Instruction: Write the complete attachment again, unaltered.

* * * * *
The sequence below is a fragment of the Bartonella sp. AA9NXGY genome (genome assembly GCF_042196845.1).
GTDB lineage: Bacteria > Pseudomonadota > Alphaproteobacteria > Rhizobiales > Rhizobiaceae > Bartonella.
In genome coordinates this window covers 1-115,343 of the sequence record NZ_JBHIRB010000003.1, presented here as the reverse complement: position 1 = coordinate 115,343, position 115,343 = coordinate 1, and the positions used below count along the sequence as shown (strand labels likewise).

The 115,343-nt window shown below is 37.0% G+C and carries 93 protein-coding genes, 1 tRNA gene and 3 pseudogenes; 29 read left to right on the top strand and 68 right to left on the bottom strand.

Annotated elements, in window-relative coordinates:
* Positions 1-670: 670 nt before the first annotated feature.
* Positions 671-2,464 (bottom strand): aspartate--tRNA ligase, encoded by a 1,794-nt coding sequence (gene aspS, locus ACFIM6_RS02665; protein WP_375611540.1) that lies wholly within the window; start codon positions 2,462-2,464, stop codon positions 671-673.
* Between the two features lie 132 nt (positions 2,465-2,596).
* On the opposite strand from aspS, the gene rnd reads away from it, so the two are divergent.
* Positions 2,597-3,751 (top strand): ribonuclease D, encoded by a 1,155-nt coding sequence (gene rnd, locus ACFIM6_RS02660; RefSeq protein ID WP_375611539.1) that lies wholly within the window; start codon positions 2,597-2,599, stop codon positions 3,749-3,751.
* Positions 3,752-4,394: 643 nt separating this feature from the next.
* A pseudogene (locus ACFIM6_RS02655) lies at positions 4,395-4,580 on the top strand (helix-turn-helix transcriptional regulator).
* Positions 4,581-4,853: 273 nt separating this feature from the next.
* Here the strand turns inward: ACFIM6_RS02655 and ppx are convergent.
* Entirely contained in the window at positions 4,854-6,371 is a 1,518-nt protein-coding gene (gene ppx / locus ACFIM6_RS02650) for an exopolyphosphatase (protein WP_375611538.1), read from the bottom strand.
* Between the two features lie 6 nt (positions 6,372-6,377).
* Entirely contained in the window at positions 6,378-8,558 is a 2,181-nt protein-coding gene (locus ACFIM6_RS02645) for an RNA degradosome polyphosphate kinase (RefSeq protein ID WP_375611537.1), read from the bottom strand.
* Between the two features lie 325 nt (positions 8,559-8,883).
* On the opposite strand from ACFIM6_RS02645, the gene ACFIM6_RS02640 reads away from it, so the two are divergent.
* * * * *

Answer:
The sequence below is a fragment of the Bartonella sp. AA9NXGY genome (genome assembly GCF_042196845.1).
GTDB lineage: Bacteria > Pseudomonadota > Alphaproteobacteria > Rhizobiales > Rhizobiaceae > Bartonella.
In genome coordinates this window covers 1-115,343 of the sequence record NZ_JBHIRB010000003.1, presented here as the reverse complement: position 1 = coordinate 115,343, position 115,343 = coordinate 1, and the positions used below count along the sequence as shown (strand labels likewise).

The 115,343-nt window shown below is 37.0% G+C and carries 93 protein-coding genes, 1 tRNA gene and 3 pseudogenes; 29 read left to right on the top strand and 68 right to left on the bottom strand.

Annotated elements, in window-relative coordinates:
* Positions 1-670: 670 nt before the first annotated feature.
* Positions 671-2,464 (bottom strand): aspartate--tRNA ligase, encoded by a 1,794-nt coding sequence (gene aspS, locus ACFIM6_RS02665; protein WP_375611540.1) that lies wholly within the window; start codon positions 2,462-2,464, stop codon positions 671-673.
* Between the two features lie 132 nt (positions 2,465-2,596).
* On the opposite strand from aspS, the gene rnd reads away from it, so the two are divergent.
* Positions 2,597-3,751 (top strand): ribonuclease D, encoded by a 1,155-nt coding sequence (gene rnd, locus ACFIM6_RS02660; RefSeq protein ID WP_375611539.1) that lies wholly within the window; start codon positions 2,597-2,599, stop codon positions 3,749-3,751.
* Positions 3,752-4,394: 643 nt separating this feature from the next.
* A pseudogene (locus ACFIM6_RS02655) lies at positions 4,395-4,580 on the top strand (helix-turn-helix transcriptional regulator).
* Positions 4,581-4,853: 273 nt separating this feature from the next.
* Here the strand turns inward: ACFIM6_RS02655 and ppx are convergent.
* Entirely contained in the window at positions 4,854-6,371 is a 1,518-nt protein-coding gene (gene ppx / locus ACFIM6_RS02650) for an exopolyphosphatase (protein WP_375611538.1), read from the bottom strand.
* Between the two features lie 6 nt (positions 6,372-6,377).
* Entirely contained in the window at positions 6,378-8,558 is a 2,181-nt protein-coding gene (locus ACFIM6_RS02645) for an RNA degradosome polyphosphate kinase (RefSeq protein ID WP_375611537.1), read from the bottom strand.
* Between the two features lie 325 nt (positions 8,559-8,883).
* On the opposite strand from ACFIM6_RS02645, the gene ACFIM6_RS02640 reads away from it, so the two are divergent.